The afternoon procession started in neighboring Duquesne, where more than one-fourth of the community’s 750 homes were destroyed and nine people died. The Joplin portion of the walk began past a Wal-Mart where three people were killed and 200 survived by huddling together in employee break rooms, bathrooms and other designated safe zones.
City officials estimated the number of people who took the somber walk at 5,000 to 6,000. They ended at Cunningham Park, which has been rebuilt and is across the street from what is left of the St. John’s hospital.
The medical center hasn’t yet been torn down because it sits atop the mining tunnels that made Joplin an early 20th century boomtown. The hospital has been operating out of a succession of temporary facilities while construction continues at its new permanent location, where it will reopen under the name Mercy Hospital Joplin.
Along the route, some residents sat in lawn chairs and beneath shade umbrellas outside their partially rebuilt homes, offering bottled water to the walkers.
The unity walk featured several stops, including a groundbreaking ceremony for the rebuilt Joplin High. Juniors and seniors will spend the next two years attending school in a converted department store in the city’s sole shopping mall.
“The sound of hammers has replaced the sound of sirens,” said C.J. Huff, Joplin’s school superintendent.
A community theater where three people died after a Sunday matinee performance will be rebuilt nearby. Those on the walk included former co-workers of Randy Mell, a 49-year-old Jasper County custodian who died while trying to save some of the more than 50 audience and cast members trapped inside the Stained Glass Theater.
Insurance policies are expected to cover most of the $2.8 billion in damage from the storm. But taxpayers could supply about $500 million in federal and state disaster aid, low-interest loans and local bonds backed by higher taxes. Almost one-fifth of that money was paid to contractors who hauled off an estimated 3 million cubic yards of debris.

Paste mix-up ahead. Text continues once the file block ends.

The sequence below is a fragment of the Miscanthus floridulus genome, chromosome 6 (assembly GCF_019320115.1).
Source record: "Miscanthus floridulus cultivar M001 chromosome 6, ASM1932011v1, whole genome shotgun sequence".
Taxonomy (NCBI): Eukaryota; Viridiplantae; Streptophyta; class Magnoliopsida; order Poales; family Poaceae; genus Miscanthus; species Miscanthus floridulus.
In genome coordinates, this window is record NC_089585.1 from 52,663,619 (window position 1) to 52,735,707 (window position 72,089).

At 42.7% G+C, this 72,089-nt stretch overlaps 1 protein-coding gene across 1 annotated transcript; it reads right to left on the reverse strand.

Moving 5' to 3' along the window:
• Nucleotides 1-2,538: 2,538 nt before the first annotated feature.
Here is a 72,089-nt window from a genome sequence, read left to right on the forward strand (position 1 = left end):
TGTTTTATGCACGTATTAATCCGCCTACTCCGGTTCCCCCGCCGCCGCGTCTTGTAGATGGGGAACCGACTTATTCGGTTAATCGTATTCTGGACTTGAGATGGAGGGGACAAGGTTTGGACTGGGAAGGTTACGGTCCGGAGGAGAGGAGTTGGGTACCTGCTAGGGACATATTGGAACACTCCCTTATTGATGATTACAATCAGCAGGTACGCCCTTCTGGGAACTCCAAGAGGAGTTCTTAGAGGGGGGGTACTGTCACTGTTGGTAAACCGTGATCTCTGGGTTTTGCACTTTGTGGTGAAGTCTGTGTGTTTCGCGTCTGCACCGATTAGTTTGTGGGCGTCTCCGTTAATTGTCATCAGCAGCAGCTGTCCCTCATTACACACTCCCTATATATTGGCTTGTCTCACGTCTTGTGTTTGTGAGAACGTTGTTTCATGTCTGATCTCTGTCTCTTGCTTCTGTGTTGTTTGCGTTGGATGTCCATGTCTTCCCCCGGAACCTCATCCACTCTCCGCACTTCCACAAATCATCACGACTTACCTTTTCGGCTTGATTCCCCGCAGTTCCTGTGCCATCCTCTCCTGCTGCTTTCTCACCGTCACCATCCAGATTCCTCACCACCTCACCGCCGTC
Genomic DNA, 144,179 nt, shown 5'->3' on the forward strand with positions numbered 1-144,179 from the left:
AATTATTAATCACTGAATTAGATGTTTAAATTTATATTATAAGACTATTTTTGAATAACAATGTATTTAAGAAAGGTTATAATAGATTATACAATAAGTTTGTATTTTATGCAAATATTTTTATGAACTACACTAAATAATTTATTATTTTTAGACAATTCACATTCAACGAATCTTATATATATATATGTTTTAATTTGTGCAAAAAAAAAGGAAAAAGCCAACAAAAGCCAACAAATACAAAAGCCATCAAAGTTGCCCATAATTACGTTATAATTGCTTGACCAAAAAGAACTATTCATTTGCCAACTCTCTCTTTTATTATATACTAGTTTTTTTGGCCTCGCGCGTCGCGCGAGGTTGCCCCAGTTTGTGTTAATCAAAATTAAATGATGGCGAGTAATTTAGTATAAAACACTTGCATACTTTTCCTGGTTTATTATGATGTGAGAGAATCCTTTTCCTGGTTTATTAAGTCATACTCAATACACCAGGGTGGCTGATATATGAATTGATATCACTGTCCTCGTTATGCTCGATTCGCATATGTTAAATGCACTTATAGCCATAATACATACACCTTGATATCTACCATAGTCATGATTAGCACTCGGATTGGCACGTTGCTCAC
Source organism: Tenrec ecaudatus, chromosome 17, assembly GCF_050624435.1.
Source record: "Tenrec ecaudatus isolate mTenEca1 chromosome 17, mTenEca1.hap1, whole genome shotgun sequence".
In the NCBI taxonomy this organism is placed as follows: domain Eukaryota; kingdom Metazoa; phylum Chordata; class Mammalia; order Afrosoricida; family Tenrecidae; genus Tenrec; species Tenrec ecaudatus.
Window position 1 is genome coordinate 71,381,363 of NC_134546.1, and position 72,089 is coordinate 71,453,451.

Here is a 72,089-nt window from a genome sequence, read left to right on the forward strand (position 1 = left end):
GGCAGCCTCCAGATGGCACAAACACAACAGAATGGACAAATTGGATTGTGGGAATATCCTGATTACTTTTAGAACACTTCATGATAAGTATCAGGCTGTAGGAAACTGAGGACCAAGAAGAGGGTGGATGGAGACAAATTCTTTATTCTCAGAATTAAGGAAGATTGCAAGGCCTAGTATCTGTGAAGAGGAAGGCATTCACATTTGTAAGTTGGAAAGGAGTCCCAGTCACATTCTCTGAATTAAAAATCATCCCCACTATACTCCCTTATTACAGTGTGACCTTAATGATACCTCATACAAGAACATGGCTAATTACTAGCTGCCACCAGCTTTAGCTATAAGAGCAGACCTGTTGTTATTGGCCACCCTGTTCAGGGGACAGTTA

In January, elected officials and other members of a 45-person recovery committee endorsed a long-term recovery plan that calls for the creation of four new business districts that would allow residents to live and shop nearby and a unified approach to rebuilding that ensures new construction meets certain design standards.
In March, the city selected Wallace Bajjali Development Partners, of Sugar Land, Texas, as its “master developer” to oversee the rebuilding plan. Wallace, the company’s chief executive officer, said he’s secured commitments from builders who want to bring a minor league baseball stadium, a convention center and a public performing arts center to the city near the borders of Arkansas, Oklahoma and Kansas. One interested developer is a group led by former Dallas Cowboys star Emmitt Smith that envisions transforming Joplin’s Main Street business corridor into a mixed-use neighborhood with high-end lofts built atop retail space.
“Everybody’s heart in America is pouring out to Joplin right now,” he said. “There’s a desire to be able to come and make a difference in this community.”
Alan Scher Zagier can be reached at http://twitter.com/azagier